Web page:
US new homebuilding plunges by more than expected

New residential construction dropped by more than expected in March, according to a monthly report from the Department of Commerce.

Housing starts fell by 6.8% to a seasonally adjusted annual rate of 1.215 million.

Economists had expected a slowdown partly because of Winter Storm Stella, which swept through the Northeast last month. Compared with March 2016, building in the Northeast fell 15%, the most of any region.

Construction in February had been supported by warmer-than-usual weather, and so the cooldown in March was expected to affect homebuilding.

Single-family homebuilding, which has the largest share of the market, dropped 6.2% to a pace of 821,000 units.

Building permits increased by 3.6% at a rate of 1.26 million, suggesting that construction may soon rebound. The National Association of Homebuilders’ monthly confidence index fell in April from a 12-year high in March, but it remained relatively strong. Builders continued to cite high regulatory costs and ongoing increases in the prices of building materials as challenges they face.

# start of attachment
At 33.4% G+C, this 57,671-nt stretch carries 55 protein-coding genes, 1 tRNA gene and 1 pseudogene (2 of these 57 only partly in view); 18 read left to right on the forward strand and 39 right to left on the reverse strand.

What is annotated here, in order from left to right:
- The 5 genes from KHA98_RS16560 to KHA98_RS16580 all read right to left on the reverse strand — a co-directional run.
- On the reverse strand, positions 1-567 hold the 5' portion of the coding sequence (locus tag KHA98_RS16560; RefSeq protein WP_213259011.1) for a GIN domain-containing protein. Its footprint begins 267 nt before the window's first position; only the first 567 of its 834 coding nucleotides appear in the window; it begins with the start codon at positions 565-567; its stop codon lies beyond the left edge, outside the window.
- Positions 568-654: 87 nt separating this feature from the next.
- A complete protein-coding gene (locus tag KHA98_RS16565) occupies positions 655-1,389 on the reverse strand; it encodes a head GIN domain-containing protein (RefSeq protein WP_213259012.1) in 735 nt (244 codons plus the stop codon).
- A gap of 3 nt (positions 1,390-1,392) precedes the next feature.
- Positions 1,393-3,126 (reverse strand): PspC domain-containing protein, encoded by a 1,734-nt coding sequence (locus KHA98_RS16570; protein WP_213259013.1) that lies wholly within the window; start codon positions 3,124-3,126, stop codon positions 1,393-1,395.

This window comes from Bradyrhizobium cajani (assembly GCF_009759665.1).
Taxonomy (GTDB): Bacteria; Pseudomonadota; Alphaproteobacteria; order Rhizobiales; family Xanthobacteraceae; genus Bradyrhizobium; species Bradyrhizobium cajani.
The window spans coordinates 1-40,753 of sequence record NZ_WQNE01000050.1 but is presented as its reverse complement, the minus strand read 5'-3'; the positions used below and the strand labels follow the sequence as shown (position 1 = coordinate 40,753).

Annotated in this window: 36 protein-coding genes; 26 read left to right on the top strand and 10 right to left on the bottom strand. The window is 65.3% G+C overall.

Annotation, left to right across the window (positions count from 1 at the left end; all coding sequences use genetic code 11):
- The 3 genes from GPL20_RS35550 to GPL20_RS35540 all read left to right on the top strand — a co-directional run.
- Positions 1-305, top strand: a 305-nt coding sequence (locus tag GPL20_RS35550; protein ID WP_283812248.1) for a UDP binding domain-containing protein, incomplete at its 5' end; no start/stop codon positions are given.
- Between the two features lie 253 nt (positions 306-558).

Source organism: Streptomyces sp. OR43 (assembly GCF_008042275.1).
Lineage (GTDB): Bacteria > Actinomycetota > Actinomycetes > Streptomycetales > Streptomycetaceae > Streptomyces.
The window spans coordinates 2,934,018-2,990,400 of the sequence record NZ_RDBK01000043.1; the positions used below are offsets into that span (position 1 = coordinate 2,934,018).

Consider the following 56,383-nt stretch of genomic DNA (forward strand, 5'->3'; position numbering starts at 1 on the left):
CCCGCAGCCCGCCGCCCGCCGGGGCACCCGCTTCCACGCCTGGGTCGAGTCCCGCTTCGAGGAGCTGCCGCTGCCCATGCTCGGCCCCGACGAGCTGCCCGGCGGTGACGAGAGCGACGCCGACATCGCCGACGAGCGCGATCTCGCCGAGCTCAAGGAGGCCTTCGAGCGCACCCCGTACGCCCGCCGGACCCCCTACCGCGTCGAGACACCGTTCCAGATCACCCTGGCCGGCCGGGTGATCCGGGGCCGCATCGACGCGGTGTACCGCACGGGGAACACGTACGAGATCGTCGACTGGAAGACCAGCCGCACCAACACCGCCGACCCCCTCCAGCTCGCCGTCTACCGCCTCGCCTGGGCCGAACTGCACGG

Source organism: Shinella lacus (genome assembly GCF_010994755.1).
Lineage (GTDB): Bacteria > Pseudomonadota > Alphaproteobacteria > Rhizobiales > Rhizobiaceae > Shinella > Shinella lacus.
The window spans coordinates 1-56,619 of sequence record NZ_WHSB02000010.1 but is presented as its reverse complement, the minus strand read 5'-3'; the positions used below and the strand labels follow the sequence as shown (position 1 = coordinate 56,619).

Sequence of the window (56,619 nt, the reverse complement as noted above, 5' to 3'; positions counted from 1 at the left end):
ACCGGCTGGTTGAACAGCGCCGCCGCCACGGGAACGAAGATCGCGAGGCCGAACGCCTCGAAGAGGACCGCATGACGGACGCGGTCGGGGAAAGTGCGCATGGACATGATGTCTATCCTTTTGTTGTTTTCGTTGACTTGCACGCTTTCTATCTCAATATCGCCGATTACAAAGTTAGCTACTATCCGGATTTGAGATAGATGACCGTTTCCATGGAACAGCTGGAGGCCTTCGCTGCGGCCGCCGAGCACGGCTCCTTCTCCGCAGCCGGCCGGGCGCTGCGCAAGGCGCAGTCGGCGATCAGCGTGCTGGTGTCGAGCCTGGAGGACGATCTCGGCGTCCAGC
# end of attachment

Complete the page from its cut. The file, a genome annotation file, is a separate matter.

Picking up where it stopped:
“The real gem of March’s report was building permits, which boomed 17% year-over-year,” Ralph McLaughlin, Trulia’s chief economist, said in a note. “Permits are important because they are the earliest signals of long-run new housing supply, so any significant movement is something to take note of. Homebuyers should rest assured that new home building will continue to relieve their supply constraint in the long-run.”

Economists had forecast that starts fell 3% in March at a seasonally adjusted annual rate of 1.25 million and that permits rose 2.8% at a rate of 1.25 million.

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